President Moon Jae-in asked the Democratic Party of Korea on Tuesday to work with him to accomplish two overarching missions: reform and integration.
He vowed to eradicate longstanding evils on his campaign trail. These evils came to the fore through the influence-peddling scandal which led to the impeachment of former President Park Geun-hye and the presidential by-election. Among the prime evils exposed in the scandal were the concentration of power on a few presidential aides and the avoidance of face-to-face meetings with other Cheong Wa Dae staff and Cabinet ministers.
Evils should be removed for a better society, but if the reform he means is the eradication of evils based on a dichotomous view that divides society into evils to eradicate and goods to eradicate the evil, he should take precautions.
What he views as evils may differ from what others think. Reform, which sees some define others as evils, runs the risk of turning into another evil. Moon pledged to create a special committee to abolish evils, by which he means those of past conservative governments. If the committee wields its authority to brand evils in its own way, it is prone to eradicate bona fide critics or dissidents as well as real evils.
The nation has been split between left and right, and young and old, as it has gone through political turbulences since the scandal broke in October. Now it is time to integrate the nation. For national integration, an open-mind and a willingness to listen to others would be the reasonable place to start.
Moon is not a candidate running for a party any more. He is the leader of the entire nation. The key to attaining integration through reform is in his hands. He needs to keep in mind how blind trust in just a few aides or friends and the lack of direct communication ruined the previous presidency.
The lineup of presidential aides and Cabinet ministers is the starting point and a significant part of the administration. The formation of the Cabinet and subsequent appointments in a wide range of state organizations should be made in the direction of integration, too. He nominated Gov. Lee Nak-yon of South Jeolla Province as prime minister on Wednesday. The first appointment since he took office should open the path to an equitable makeup of the Cabinet. An integrative Cabinet would include people from an unbiased pool of human resources.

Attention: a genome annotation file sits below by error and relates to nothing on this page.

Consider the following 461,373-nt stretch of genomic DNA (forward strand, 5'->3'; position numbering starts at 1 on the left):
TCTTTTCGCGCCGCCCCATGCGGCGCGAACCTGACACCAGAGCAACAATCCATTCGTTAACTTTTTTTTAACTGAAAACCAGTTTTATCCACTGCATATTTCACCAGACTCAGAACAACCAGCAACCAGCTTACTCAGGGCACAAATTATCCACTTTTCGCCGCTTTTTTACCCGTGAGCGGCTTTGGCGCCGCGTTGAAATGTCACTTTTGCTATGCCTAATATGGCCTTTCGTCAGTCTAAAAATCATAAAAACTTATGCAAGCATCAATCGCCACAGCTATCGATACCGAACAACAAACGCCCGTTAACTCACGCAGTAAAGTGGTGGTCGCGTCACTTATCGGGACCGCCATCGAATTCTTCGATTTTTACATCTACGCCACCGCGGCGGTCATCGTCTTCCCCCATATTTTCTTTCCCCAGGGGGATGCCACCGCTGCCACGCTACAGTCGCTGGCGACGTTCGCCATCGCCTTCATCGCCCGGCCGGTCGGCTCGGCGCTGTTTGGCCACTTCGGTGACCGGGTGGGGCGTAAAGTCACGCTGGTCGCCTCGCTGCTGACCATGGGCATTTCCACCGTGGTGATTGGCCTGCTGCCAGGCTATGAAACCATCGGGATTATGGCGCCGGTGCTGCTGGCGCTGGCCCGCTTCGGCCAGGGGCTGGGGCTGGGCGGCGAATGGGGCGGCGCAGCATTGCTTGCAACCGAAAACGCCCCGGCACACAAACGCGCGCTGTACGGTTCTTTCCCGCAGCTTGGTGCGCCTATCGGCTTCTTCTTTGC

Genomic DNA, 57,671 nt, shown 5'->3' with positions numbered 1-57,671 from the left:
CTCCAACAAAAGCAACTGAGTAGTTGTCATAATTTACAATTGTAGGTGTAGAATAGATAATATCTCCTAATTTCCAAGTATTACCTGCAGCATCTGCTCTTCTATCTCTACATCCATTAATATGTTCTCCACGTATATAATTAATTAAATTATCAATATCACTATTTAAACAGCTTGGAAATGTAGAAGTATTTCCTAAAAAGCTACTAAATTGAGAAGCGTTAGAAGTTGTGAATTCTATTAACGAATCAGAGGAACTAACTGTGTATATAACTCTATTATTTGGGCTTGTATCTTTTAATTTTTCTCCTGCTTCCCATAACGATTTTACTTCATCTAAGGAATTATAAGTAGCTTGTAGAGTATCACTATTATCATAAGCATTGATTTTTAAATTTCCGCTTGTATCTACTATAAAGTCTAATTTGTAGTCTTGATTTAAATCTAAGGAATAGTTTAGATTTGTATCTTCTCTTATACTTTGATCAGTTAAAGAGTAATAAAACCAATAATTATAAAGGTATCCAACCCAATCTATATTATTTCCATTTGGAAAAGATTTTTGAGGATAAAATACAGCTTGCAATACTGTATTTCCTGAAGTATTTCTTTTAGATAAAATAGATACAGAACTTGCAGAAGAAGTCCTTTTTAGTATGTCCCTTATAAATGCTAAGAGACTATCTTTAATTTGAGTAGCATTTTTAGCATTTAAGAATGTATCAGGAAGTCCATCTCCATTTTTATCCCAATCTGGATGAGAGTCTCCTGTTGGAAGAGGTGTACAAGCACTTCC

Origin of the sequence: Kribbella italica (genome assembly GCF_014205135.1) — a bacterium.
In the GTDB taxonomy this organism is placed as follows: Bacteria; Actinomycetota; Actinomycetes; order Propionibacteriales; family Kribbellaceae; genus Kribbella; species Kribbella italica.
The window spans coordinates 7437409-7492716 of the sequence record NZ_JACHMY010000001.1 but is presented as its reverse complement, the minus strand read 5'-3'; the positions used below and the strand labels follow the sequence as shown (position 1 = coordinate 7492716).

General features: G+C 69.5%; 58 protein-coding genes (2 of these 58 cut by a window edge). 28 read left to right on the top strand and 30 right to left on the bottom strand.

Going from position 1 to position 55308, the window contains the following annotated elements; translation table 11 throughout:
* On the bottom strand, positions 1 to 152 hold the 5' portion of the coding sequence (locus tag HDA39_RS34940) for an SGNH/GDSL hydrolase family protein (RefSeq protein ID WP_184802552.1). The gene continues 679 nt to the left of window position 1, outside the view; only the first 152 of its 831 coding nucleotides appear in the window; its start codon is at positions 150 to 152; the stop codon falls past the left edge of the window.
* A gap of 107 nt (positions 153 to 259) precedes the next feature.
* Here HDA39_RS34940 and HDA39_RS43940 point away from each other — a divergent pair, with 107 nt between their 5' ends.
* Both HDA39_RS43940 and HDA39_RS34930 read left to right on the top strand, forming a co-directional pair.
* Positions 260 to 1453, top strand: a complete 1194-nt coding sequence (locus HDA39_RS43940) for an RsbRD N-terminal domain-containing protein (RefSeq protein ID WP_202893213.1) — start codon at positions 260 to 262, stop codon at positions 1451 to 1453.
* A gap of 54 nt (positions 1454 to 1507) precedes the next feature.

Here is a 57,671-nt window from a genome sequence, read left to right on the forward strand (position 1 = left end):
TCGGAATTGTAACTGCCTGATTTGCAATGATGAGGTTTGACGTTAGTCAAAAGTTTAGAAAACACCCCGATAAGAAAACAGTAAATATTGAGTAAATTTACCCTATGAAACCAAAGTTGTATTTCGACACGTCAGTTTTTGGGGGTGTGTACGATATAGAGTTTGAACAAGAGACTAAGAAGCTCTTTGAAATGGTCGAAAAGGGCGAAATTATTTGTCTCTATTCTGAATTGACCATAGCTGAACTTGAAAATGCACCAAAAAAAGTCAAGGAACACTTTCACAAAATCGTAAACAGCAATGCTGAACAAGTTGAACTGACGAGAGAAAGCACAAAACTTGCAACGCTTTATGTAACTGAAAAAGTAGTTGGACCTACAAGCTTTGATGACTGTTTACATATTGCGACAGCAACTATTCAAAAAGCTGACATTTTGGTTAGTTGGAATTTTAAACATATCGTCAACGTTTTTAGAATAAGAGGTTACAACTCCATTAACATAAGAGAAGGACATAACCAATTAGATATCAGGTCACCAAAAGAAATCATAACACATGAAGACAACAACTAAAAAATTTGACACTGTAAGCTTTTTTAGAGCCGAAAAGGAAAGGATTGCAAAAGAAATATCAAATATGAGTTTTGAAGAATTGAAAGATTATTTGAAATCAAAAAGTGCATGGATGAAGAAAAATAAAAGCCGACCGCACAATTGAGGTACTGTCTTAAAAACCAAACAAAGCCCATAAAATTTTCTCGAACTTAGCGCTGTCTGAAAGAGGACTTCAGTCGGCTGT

Efforts for reform and integration lacking communication and cooperation will end up as a house of cards. Moon’s reform drive will face difficulties unless the people support it. Without the cooperation of opposition parties, the Moon administration cannot get its legislation through the National Assembly. A bill needs a minimum of 180 of the 300 parliamentary votes to become a law. The Democratic Party holds 120 seats. His visits to opposition parties on Wednesday to get his visions across and ask for their cooperation was the right move in that sense.
Moon’s efforts to integrate the nation will work if its members respond to them positively. Opposition parties should not oppose for the sake of opposition, but try to find as much as possible to agree on for the sake of the people.
As the presidential front runner, Moon made a lot of promises. Some of them appear to be infeasible, and some are feared to produce side effects, such as a heavy fiscal burden.
He needs to trim and reprioritize his pledges toward practicality and ensuring integration. There is no reason to push all his campaign promises at once.
The first thing he has to do for reform and integration is to listen not only to his staff and supporters, but also to his critics and the opposition.